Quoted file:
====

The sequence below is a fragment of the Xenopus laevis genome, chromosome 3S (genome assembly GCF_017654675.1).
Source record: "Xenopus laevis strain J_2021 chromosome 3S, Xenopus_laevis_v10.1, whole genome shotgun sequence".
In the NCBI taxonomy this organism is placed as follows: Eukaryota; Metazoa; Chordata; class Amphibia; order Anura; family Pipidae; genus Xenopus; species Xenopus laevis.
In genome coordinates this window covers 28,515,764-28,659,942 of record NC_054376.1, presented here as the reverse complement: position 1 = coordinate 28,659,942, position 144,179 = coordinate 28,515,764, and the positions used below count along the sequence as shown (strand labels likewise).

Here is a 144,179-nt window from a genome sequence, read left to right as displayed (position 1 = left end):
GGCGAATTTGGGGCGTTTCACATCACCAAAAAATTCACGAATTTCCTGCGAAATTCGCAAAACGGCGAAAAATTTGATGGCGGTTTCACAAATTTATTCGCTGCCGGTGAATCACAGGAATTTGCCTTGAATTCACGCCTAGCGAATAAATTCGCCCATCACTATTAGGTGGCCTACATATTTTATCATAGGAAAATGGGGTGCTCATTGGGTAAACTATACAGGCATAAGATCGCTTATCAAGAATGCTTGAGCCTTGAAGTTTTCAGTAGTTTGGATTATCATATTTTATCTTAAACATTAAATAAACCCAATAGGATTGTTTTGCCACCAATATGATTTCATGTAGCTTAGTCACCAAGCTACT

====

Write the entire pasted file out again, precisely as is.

The sequence below is a fragment of the Xenopus laevis genome, chromosome 3S (genome assembly GCF_017654675.1).
Source record: "Xenopus laevis strain J_2021 chromosome 3S, Xenopus_laevis_v10.1, whole genome shotgun sequence".
In the NCBI taxonomy this organism is placed as follows: Eukaryota; Metazoa; Chordata; class Amphibia; order Anura; family Pipidae; genus Xenopus; species Xenopus laevis.
In genome coordinates this window covers 28,515,764-28,659,942 of record NC_054376.1, presented here as the reverse complement: position 1 = coordinate 28,659,942, position 144,179 = coordinate 28,515,764, and the positions used below count along the sequence as shown (strand labels likewise).

Here is a 144,179-nt window from a genome sequence, read left to right as displayed (position 1 = left end):
GGCGAATTTGGGGCGTTTCACATCACCAAAAAATTCACGAATTTCCTGCGAAATTCGCAAAACGGCGAAAAATTTGATGGCGGTTTCACAAATTTATTCGCTGCCGGTGAATCACAGGAATTTGCCTTGAATTCACGCCTAGCGAATAAATTCGCCCATCACTATTAGGTGGCCTACATATTTTATCATAGGAAAATGGGGTGCTCATTGGGTAAACTATACAGGCATAAGATCGCTTATCAAGAATGCTTGAGCCTTGAAGTTTTCAGTAGTTTGGATTATCATATTTTATCTTAAACATTAAATAAACCCAATAGGATTGTTTTGCCACCAATATGATTTCATGTAGCTTAGTCACCAAGCTACT